Part-Victorian Imagination: On Being a Victorianist of Color

Erica Kanesaka Kalnay

University of Wisconsin-Madison
June 5, 2018

In 1911, Yei Theodora Ozaki, a half-Japanese, half-British writer and translator, sent 3,000 cherry trees to Washington, DC on behalf of her husband, the mayor of Tokyo.[1] Thirty years later, while those cherry trees must have continued to bloom and grow, the American government would force over 110,000 people of Japanese ancestry, more than half of them American citizens, into internment camps under Executive Order 9066. A few years ago, when stories of those camps resurfaced on social media in response to state-sanctioned racial discrimination in the United States, I could not help but think (perhaps narcissistically) that I would have been interned had I been born 50 years earlier.

I first encountered Ozaki’s photograph during the course of my dissertation research on transnational aesthetics in turn-of-the-century Anglophone and Japanese picture books. As a half-Japanese woman, I felt a strange sense of dissonance. I had believed I was not supposed to exist in Victorian history. Yet there Ozaki appeared in a black-and-white photograph, staring back at me with her recognizably half-Japanese features. She wears Western clothing: a stole and an asymmetrical hat with a veil. Her expression is enigmatic, withholding. A biographical sketch that accompanies Ozaki’s 1909 Warriors of Old Japan romanticizes the mingling of Japanese “heart” and Western “intellect” that allowed her to “discern the greatnesses and smile indulgently at the littlenesses” of both cultures.[2] At first glance, Ozaki seems to wear a knowing expression aligned with this view of hybridity. When I look again, however, I imagine that I detect a hint of melancholy. As I well know, to exist in the interstices of racial, cultural, and linguistic difference entails, not only mobility, but loss. When you are “half,” you are not only both, you are neither.

When I was in high school, I played an ensemble role in a production of the musical Jekyll & Hyde, and for the first time, I became viscerally aware of how poorly I fit within the Victorian past. I had grown up reading books like A Little Princess and Jane Eyre, the same Victorian classics that my mother read in postwar Japan. Therefore, I had long since learned to project myself into all-white fantasies: to not only wish I were a white British heroine, but to actually become her within the sphere of my imaginative life. Because of this, it was not the act of imagining myself as a Victorian that I found difficult. Rather, it was coming to terms with the ways my body would betray me in that act of identification. Wearing a Victorian costume, I witnessed the splintering of my imagined and embodied selves: my face too round, my hair too dark.

Now, as a graduate student, I often reflect on the relationship between my multiracial, multicultural identity and my scholarly interests. I tend to approach Victorian culture through a critical, postcolonial framework, but not always. I feel pulled between what I see as the necessity for critique and the ways in which Victorian texts continue to enchant me. I further question whether critical distance would not simply be a disavowal of my attachments, a reinscription in which I let exclusions define me. Why can I not love Jane Eyre on my own terms? Wendy Brown calls this a “wounded attachment,” an identity carved out by historical injury.[3] In my case, these wounds remind me not only of the distortion and erasure of racialized peoples within Western imaginaries, but also of my personal history of distorting and erasing myself to fit within them. In what Anne Anlin Cheng names “racial melancholia,” “invisible wounds… form the fissures underneath visible phenomena of discrimination.” Cheng writes, “Even as racism actualizes itself through legal and social sanctions, it is animated through imaginative procedures.”[4] If our inner landscapes may seem to be matters of private rather than public concern, we might observe how fundamentally broken are the “imaginative procedures” animating our world today.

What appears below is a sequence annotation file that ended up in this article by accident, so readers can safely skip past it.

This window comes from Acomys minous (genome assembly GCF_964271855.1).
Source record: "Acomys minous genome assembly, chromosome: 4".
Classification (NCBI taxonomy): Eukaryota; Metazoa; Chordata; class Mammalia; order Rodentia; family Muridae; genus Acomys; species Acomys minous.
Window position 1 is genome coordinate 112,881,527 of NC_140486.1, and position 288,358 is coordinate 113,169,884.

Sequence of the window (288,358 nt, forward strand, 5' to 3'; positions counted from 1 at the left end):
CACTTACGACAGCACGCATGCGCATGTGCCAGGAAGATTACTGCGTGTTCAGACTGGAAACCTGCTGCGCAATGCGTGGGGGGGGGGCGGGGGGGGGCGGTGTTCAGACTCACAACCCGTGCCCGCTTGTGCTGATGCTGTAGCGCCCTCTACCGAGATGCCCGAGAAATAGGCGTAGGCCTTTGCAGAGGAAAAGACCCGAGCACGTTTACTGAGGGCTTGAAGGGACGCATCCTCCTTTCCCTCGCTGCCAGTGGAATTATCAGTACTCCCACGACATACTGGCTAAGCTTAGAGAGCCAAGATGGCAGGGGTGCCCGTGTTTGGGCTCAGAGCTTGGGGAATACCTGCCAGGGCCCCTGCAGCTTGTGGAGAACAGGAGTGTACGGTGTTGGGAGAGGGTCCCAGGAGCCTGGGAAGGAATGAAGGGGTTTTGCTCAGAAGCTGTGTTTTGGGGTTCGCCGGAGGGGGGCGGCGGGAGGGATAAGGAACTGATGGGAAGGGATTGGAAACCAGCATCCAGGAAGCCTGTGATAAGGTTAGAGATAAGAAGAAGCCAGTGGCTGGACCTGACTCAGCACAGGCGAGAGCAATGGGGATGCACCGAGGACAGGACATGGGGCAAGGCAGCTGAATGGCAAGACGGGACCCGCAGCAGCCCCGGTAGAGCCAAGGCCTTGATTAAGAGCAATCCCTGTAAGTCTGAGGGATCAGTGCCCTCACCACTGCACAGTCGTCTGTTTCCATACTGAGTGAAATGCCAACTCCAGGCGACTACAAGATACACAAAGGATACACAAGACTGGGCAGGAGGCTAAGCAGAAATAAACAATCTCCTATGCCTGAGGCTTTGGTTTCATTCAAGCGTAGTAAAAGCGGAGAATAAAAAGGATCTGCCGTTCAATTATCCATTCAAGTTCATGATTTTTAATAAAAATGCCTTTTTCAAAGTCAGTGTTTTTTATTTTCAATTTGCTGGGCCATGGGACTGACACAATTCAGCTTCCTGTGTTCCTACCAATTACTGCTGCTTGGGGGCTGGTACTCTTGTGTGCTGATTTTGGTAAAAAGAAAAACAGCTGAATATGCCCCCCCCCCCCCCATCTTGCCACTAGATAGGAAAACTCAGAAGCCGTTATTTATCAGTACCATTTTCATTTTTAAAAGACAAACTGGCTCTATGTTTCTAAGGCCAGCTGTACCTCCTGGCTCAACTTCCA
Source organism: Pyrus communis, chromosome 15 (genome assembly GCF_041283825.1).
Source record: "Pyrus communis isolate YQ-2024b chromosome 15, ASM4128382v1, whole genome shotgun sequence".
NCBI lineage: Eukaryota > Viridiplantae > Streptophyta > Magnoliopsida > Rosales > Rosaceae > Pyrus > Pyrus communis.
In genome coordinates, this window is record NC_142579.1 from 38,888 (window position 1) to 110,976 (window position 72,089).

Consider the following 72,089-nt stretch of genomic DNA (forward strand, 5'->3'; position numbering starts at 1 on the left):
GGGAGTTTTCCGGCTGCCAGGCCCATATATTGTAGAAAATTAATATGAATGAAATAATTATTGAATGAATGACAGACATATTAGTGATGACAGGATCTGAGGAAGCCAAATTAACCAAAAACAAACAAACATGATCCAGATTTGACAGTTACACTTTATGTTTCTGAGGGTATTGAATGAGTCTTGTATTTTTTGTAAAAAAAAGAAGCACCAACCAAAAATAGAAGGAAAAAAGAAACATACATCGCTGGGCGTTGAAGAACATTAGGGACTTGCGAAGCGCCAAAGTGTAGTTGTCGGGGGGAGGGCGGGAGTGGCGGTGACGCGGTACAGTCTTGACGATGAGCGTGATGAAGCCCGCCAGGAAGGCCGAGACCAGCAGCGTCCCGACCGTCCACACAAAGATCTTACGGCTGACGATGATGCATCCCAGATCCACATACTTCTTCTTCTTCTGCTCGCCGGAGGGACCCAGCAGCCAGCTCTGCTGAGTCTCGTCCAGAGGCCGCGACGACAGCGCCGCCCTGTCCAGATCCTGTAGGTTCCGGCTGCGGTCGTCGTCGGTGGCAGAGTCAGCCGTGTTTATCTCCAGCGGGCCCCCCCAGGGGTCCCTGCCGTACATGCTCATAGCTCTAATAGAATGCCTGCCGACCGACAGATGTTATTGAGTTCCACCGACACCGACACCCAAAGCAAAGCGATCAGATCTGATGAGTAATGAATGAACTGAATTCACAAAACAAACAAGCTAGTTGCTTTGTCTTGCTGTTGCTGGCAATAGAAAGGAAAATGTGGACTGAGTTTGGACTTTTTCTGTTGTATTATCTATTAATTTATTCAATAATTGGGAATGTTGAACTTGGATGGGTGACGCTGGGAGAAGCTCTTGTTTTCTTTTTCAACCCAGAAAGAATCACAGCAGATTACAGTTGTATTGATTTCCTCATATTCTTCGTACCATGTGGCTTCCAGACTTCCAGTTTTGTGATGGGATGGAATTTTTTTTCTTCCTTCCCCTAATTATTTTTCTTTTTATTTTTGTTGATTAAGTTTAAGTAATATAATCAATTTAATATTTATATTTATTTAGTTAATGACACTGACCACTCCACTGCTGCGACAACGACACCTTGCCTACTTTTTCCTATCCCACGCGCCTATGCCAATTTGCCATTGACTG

In my teaching, I therefore try to account for reading’s imaginative dimensions. I teach at a predominantly white university in the Midwest. Many of my students come from small, rural towns and express that they have never before experienced a place so racially and culturally diverse. I am conscious of the fact that I may represent the first person of Asian ancestry with whom they have had a substantial interaction. Meanwhile, students of color find themselves in an appallingly small minority. Hate arises within the student body: slurs are shouted out of windows, death threats slipped under dorm room doors. When I face my students, I feel responsible for attending to these dynamics. Doubtful that we can trust one another, our conversations sometimes feel strained. We are not altogether sure how or if to speak. As Sara Ahmed writes, affects are social and political. They stitch together collective bodies: “Emotions are not simply ‘within’ or ‘without’… they create the very effect of the surfaces or boundaries of bodies and worlds.”[5] I ask myself how the texts I teach might help suture our broken relations.